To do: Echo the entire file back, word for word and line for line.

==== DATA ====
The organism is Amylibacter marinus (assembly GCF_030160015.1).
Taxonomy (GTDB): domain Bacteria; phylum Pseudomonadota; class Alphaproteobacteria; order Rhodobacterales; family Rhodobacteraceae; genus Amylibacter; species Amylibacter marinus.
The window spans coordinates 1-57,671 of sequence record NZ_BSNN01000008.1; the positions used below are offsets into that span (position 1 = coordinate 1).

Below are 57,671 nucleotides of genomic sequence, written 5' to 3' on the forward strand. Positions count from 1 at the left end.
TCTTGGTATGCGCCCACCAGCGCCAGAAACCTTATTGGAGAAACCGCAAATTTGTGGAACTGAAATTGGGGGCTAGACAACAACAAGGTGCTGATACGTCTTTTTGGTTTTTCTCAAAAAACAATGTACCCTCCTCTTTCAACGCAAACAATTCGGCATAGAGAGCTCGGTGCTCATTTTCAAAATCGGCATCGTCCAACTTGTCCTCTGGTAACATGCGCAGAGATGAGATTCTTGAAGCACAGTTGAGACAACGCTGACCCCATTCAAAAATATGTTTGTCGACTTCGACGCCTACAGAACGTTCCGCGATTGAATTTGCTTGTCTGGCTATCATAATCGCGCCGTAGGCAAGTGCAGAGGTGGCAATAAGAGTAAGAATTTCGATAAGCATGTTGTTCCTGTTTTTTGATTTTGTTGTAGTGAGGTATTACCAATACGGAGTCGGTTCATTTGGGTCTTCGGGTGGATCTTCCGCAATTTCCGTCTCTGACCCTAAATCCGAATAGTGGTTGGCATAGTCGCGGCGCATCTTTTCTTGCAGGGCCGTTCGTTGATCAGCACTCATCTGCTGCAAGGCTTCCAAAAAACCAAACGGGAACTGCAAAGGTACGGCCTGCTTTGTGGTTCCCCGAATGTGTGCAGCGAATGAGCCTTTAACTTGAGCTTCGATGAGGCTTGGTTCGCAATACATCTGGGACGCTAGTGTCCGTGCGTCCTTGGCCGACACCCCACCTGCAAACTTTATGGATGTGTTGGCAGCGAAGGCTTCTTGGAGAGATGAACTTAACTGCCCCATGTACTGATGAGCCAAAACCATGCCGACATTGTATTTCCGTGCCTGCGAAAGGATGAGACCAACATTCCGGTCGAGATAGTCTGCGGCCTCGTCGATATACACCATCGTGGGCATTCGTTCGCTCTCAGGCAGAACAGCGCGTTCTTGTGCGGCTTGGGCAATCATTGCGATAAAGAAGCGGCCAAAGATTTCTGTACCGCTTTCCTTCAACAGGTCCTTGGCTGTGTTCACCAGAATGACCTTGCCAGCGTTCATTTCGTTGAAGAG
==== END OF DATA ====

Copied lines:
The organism is Amylibacter marinus (assembly GCF_030160015.1).
Taxonomy (GTDB): domain Bacteria; phylum Pseudomonadota; class Alphaproteobacteria; order Rhodobacterales; family Rhodobacteraceae; genus Amylibacter; species Amylibacter marinus.
The window spans coordinates 1-57,671 of sequence record NZ_BSNN01000008.1; the positions used below are offsets into that span (position 1 = coordinate 1).

Below are 57,671 nucleotides of genomic sequence, written 5' to 3' on the forward strand. Positions count from 1 at the left end.
TCTTGGTATGCGCCCACCAGCGCCAGAAACCTTATTGGAGAAACCGCAAATTTGTGGAACTGAAATTGGGGGCTAGACAACAACAAGGTGCTGATACGTCTTTTTGGTTTTTCTCAAAAAACAATGTACCCTCCTCTTTCAACGCAAACAATTCGGCATAGAGAGCTCGGTGCTCATTTTCAAAATCGGCATCGTCCAACTTGTCCTCTGGTAACATGCGCAGAGATGAGATTCTTGAAGCACAGTTGAGACAACGCTGACCCCATTCAAAAATATGTTTGTCGACTTCGACGCCTACAGAACGTTCCGCGATTGAATTTGCTTGTCTGGCTATCATAATCGCGCCGTAGGCAAGTGCAGAGGTGGCAATAAGAGTAAGAATTTCGATAAGCATGTTGTTCCTGTTTTTTGATTTTGTTGTAGTGAGGTATTACCAATACGGAGTCGGTTCATTTGGGTCTTCGGGTGGATCTTCCGCAATTTCCGTCTCTGACCCTAAATCCGAATAGTGGTTGGCATAGTCGCGGCGCATCTTTTCTTGCAGGGCCGTTCGTTGATCAGCACTCATCTGCTGCAAGGCTTCCAAAAAACCAAACGGGAACTGCAAAGGTACGGCCTGCTTTGTGGTTCCCCGAATGTGTGCAGCGAATGAGCCTTTAACTTGAGCTTCGATGAGGCTTGGTTCGCAATACATCTGGGACGCTAGTGTCCGTGCGTCCTTGGCCGACACCCCACCTGCAAACTTTATGGATGTGTTGGCAGCGAAGGCTTCTTGGAGAGATGAACTTAACTGCCCCATGTACTGATGAGCCAAAACCATGCCGACATTGTATTTCCGTGCCTGCGAAAGGATGAGACCAACATTCCGGTCGAGATAGTCTGCGGCCTCGTCGATATACACCATCGTGGGCATTCGTTCGCTCTCAGGCAGAACAGCGCGTTCTTGTGCGGCTTGGGCAATCATTGCGATAAAGAAGCGGCCAAAGATTTCTGTACCGCTTTCCTTCAACAGGTCCTTGGCTGTGTTCACCAGAATGACCTTGCCAGCGTTCATTTCGTTGAAGAG